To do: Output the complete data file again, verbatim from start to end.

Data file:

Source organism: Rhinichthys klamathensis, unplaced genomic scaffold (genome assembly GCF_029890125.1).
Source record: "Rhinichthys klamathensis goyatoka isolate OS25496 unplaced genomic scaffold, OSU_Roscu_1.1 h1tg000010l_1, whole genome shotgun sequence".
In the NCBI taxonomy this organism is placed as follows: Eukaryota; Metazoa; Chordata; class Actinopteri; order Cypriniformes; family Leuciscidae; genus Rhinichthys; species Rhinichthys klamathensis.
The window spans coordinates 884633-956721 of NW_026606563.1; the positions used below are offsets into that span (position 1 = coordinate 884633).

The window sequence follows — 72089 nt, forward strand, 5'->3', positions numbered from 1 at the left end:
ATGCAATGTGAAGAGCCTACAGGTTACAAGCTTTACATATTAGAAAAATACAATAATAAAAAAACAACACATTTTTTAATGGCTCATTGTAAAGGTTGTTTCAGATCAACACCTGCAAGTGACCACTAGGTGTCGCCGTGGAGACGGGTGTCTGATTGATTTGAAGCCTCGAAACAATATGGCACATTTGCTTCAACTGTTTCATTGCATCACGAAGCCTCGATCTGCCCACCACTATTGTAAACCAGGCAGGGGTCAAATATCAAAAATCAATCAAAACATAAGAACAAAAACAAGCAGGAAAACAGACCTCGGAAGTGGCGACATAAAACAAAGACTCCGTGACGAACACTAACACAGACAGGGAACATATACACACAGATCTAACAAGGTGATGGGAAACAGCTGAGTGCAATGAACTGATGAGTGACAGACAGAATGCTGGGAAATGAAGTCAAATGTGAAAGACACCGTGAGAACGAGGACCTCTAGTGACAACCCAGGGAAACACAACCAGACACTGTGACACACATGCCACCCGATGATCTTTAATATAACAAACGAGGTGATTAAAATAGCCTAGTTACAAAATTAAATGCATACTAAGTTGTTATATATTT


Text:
Source organism: Rhinichthys klamathensis, unplaced genomic scaffold (genome assembly GCF_029890125.1).
Source record: "Rhinichthys klamathensis goyatoka isolate OS25496 unplaced genomic scaffold, OSU_Roscu_1.1 h1tg000010l_1, whole genome shotgun sequence".
In the NCBI taxonomy this organism is placed as follows: Eukaryota; Metazoa; Chordata; class Actinopteri; order Cypriniformes; family Leuciscidae; genus Rhinichthys; species Rhinichthys klamathensis.
The window spans coordinates 884633-956721 of NW_026606563.1; the positions used below are offsets into that span (position 1 = coordinate 884633).

The window sequence follows — 72089 nt, forward strand, 5'->3', positions numbered from 1 at the left end:
ATGCAATGTGAAGAGCCTACAGGTTACAAGCTTTACATATTAGAAAAATACAATAATAAAAAAACAACACATTTTTTAATGGCTCATTGTAAAGGTTGTTTCAGATCAACACCTGCAAGTGACCACTAGGTGTCGCCGTGGAGACGGGTGTCTGATTGATTTGAAGCCTCGAAACAATATGGCACATTTGCTTCAACTGTTTCATTGCATCACGAAGCCTCGATCTGCCCACCACTATTGTAAACCAGGCAGGGGTCAAATATCAAAAATCAATCAAAACATAAGAACAAAAACAAGCAGGAAAACAGACCTCGGAAGTGGCGACATAAAACAAAGACTCCGTGACGAACACTAACACAGACAGGGAACATATACACACAGATCTAACAAGGTGATGGGAAACAGCTGAGTGCAATGAACTGATGAGTGACAGACAGAATGCTGGGAAATGAAGTCAAATGTGAAAGACACCGTGAGAACGAGGACCTCTAGTGACAACCCAGGGAAACACAACCAGACACTGTGACACACATGCCACCCGATGATCTTTAATATAACAAACGAGGTGATTAAAATAGCCTAGTTACAAAATTAAATGCATACTAAGTTGTTATATATTT